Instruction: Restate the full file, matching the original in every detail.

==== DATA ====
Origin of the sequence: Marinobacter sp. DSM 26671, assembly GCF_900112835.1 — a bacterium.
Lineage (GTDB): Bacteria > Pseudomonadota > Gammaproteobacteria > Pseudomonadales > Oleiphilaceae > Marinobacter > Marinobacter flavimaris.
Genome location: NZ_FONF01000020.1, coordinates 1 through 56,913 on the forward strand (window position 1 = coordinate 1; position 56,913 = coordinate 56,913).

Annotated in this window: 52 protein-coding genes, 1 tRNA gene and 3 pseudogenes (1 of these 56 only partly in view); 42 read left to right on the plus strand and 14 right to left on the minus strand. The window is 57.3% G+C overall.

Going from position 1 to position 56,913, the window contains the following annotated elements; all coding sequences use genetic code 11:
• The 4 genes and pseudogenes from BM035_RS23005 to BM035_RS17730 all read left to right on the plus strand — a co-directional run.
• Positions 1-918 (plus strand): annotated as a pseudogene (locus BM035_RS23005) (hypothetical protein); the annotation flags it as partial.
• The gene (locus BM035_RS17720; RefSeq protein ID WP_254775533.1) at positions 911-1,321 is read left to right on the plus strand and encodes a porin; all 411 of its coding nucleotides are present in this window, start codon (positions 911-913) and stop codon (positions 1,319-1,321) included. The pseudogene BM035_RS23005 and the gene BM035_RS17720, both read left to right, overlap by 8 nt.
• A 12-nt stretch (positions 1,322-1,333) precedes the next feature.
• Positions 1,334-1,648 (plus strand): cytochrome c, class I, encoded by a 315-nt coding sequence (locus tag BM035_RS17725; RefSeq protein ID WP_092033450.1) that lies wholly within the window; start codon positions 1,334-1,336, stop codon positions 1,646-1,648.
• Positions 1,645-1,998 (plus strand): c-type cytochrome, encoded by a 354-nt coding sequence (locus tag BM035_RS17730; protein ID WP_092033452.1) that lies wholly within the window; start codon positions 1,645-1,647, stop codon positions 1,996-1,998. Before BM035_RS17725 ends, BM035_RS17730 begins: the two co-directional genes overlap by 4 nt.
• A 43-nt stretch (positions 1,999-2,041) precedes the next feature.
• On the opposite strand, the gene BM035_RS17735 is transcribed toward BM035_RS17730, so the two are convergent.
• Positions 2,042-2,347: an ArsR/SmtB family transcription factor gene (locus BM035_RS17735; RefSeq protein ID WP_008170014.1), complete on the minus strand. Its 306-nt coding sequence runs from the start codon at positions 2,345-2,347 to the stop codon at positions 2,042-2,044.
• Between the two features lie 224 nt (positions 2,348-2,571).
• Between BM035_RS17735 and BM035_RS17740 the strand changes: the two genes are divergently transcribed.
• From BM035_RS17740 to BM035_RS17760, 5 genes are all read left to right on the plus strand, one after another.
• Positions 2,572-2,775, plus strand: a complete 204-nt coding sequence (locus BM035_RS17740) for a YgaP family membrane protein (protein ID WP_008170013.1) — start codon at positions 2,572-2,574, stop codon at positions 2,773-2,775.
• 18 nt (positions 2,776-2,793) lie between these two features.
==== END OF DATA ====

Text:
Origin of the sequence: Marinobacter sp. DSM 26671, assembly GCF_900112835.1 — a bacterium.
Lineage (GTDB): Bacteria > Pseudomonadota > Gammaproteobacteria > Pseudomonadales > Oleiphilaceae > Marinobacter > Marinobacter flavimaris.
Genome location: NZ_FONF01000020.1, coordinates 1 through 56,913 on the forward strand (window position 1 = coordinate 1; position 56,913 = coordinate 56,913).

Annotated in this window: 52 protein-coding genes, 1 tRNA gene and 3 pseudogenes (1 of these 56 only partly in view); 42 read left to right on the plus strand and 14 right to left on the minus strand. The window is 57.3% G+C overall.

Going from position 1 to position 56,913, the window contains the following annotated elements; all coding sequences use genetic code 11:
• The 4 genes and pseudogenes from BM035_RS23005 to BM035_RS17730 all read left to right on the plus strand — a co-directional run.
• Positions 1-918 (plus strand): annotated as a pseudogene (locus BM035_RS23005) (hypothetical protein); the annotation flags it as partial.
• The gene (locus BM035_RS17720; RefSeq protein ID WP_254775533.1) at positions 911-1,321 is read left to right on the plus strand and encodes a porin; all 411 of its coding nucleotides are present in this window, start codon (positions 911-913) and stop codon (positions 1,319-1,321) included. The pseudogene BM035_RS23005 and the gene BM035_RS17720, both read left to right, overlap by 8 nt.
• A 12-nt stretch (positions 1,322-1,333) precedes the next feature.
• Positions 1,334-1,648 (plus strand): cytochrome c, class I, encoded by a 315-nt coding sequence (locus tag BM035_RS17725; RefSeq protein ID WP_092033450.1) that lies wholly within the window; start codon positions 1,334-1,336, stop codon positions 1,646-1,648.
• Positions 1,645-1,998 (plus strand): c-type cytochrome, encoded by a 354-nt coding sequence (locus tag BM035_RS17730; protein ID WP_092033452.1) that lies wholly within the window; start codon positions 1,645-1,647, stop codon positions 1,996-1,998. Before BM035_RS17725 ends, BM035_RS17730 begins: the two co-directional genes overlap by 4 nt.
• A 43-nt stretch (positions 1,999-2,041) precedes the next feature.
• On the opposite strand, the gene BM035_RS17735 is transcribed toward BM035_RS17730, so the two are convergent.
• Positions 2,042-2,347: an ArsR/SmtB family transcription factor gene (locus BM035_RS17735; RefSeq protein ID WP_008170014.1), complete on the minus strand. Its 306-nt coding sequence runs from the start codon at positions 2,345-2,347 to the stop codon at positions 2,042-2,044.
• Between the two features lie 224 nt (positions 2,348-2,571).
• Between BM035_RS17735 and BM035_RS17740 the strand changes: the two genes are divergently transcribed.
• From BM035_RS17740 to BM035_RS17760, 5 genes are all read left to right on the plus strand, one after another.
• Positions 2,572-2,775, plus strand: a complete 204-nt coding sequence (locus BM035_RS17740) for a YgaP family membrane protein (protein ID WP_008170013.1) — start codon at positions 2,572-2,574, stop codon at positions 2,773-2,775.
• 18 nt (positions 2,776-2,793) lie between these two features.